At the midnight hour, when financial-market wise guys were predicting disaster, Europe’s political leaders proved to be stronger and braver than America’s. The big nations of the EU worked out a deal to resolve their financial crisis that does what US politicians, including the president, lack the nerve to pursue. The Europeans are whacking the bankers big-time.

Yes, the sovereign governments of Europe have to put up more billions to rescue debt-soaked smaller nations like Greece. But the bankers who lent all that money will be compelled to share in the pain—a 50 percent write-down on the sovereign-nation bonds they are holding. Ouch.

This may be the beginning of wisdom—forgiving debts that in any case will never be repaid. That giant step should give Europe a clean start for economic recovery. It’s a much smarter alternative than imposing perpetual austerity on people who are already broke.

American politicians are not there yet, not even close. Republicans are manning the barricades to defend the bankers on everything, even the most modest reform measures. The Obama administration is tinkering around the edges with small-bore adjustments that won’t accomplish much.

Rhetoric notwithstanding, Obama is still shielding the largest banks—the Wall Street Six—from the consequences of their own recklessness. The biggest US banks are still holding a lot of debt paper, especially mortgage-backed securities, that has effectively failed but is still booked as okay assets. Federal regulators could pull the plug on these illusions and force an honest accounting but are afraid to hurt big guys who are already fragile. Until debt reduction is undertaken in a major way, especially for home mortgages, American recovery is going to be an on-and-off-again affair. (See my article, “It’s Time for Debt Forgiveness, American-Style,” in this week’s issue of The Nation.)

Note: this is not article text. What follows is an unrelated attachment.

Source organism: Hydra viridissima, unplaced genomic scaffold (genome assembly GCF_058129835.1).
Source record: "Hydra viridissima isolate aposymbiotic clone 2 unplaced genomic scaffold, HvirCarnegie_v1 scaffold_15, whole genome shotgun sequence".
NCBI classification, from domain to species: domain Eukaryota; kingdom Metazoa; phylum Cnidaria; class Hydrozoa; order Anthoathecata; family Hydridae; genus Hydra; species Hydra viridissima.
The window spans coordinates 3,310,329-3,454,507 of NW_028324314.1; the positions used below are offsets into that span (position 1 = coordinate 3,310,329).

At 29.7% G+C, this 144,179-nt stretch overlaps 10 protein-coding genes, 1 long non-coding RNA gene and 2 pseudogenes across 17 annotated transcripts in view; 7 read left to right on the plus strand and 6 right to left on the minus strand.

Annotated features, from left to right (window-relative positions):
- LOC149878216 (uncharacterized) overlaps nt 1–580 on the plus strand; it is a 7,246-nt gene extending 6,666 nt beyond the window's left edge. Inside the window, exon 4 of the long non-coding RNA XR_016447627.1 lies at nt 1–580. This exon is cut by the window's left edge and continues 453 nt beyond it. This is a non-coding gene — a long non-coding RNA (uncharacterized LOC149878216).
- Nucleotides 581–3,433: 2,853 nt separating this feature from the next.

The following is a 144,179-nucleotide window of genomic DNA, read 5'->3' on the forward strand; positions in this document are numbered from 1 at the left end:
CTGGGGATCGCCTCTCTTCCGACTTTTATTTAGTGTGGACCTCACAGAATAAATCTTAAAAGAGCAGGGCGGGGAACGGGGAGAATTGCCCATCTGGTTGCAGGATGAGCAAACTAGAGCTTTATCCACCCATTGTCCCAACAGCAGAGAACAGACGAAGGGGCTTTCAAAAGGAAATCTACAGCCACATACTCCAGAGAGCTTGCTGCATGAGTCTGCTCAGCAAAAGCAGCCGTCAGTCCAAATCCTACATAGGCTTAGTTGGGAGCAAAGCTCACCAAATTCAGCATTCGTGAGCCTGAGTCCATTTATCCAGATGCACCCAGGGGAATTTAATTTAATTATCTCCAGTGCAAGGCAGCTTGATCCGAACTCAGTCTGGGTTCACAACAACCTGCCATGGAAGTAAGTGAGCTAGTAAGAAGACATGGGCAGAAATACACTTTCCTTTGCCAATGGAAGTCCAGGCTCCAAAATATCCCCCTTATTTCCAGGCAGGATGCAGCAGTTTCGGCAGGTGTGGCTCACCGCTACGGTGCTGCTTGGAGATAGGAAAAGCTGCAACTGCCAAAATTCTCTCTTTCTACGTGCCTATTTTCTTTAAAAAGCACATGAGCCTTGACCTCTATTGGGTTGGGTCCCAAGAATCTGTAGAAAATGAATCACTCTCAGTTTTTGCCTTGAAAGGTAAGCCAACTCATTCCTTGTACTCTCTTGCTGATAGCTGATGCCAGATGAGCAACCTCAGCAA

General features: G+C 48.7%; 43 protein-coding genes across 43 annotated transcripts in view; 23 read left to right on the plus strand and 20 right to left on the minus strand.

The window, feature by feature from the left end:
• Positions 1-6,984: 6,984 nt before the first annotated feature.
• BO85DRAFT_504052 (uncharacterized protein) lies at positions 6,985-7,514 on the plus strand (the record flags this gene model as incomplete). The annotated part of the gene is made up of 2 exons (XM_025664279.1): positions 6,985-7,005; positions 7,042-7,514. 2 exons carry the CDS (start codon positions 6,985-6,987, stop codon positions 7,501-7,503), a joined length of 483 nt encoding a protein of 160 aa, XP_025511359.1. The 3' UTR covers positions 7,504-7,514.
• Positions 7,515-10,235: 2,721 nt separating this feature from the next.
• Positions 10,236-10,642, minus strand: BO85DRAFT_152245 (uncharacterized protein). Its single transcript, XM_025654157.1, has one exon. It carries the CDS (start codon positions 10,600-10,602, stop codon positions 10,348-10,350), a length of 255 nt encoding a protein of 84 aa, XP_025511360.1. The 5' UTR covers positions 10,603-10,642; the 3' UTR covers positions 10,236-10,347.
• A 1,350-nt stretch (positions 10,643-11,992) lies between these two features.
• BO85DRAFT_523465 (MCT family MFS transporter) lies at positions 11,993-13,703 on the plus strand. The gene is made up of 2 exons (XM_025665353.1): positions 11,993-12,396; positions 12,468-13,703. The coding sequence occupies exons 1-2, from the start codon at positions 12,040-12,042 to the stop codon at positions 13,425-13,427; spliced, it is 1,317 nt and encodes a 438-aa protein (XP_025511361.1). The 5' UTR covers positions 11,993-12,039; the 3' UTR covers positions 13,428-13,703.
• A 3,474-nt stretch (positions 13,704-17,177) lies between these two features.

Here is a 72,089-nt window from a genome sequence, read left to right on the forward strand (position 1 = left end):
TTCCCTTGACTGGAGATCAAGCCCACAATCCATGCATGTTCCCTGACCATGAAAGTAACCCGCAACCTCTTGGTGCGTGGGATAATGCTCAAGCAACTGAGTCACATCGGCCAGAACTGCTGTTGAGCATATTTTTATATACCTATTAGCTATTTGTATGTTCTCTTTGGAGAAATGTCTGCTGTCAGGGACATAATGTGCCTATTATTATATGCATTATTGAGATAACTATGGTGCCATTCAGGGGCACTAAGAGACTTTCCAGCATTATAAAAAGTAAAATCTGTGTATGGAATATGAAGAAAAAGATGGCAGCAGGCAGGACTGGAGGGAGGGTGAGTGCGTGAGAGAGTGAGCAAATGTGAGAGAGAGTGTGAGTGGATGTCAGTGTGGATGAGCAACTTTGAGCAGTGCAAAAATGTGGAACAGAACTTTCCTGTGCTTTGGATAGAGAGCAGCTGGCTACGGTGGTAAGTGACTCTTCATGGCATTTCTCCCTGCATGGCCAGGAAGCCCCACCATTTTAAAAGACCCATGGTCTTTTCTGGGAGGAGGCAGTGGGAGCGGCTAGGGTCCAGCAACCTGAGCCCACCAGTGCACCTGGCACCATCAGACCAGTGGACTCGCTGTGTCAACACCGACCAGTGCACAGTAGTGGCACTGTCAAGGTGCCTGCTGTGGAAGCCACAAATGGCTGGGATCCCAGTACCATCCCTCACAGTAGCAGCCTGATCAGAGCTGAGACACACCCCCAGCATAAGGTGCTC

The European crisis differs from the US version in this respect: the EU debt is held by national governments while America’s failing debtors are largely private citizens—especially homeowners stuck with “underwater” mortgages they cannot pay. Obama announced a small but helpful step this week—the administration will loosen some rules and make it easier for those he calls “responsible homeowners” to refinance their mortgages at a lower interest rate. The president also is relaxing the repayment rules on college loans.

By White House estimates, the mortgage refinancing might help as many as one million families. But that’s out of the 11 million sliding toward failure and foreclosure. A good thing to do, surely, but not an answer to the bleeding economy.

As the European crisis plays out, it will be a good test pattern for American politicians to watch. If the principle of debt reduction is as important as some experts believe, the bold action in Europe should clear the way for Europe’s economic recovery. Right now, some Wall Street cheerleaders are blaming Europe for our problems. If Europe gets well and the United States remains stagnant, the apologists will have to invent a new excuse.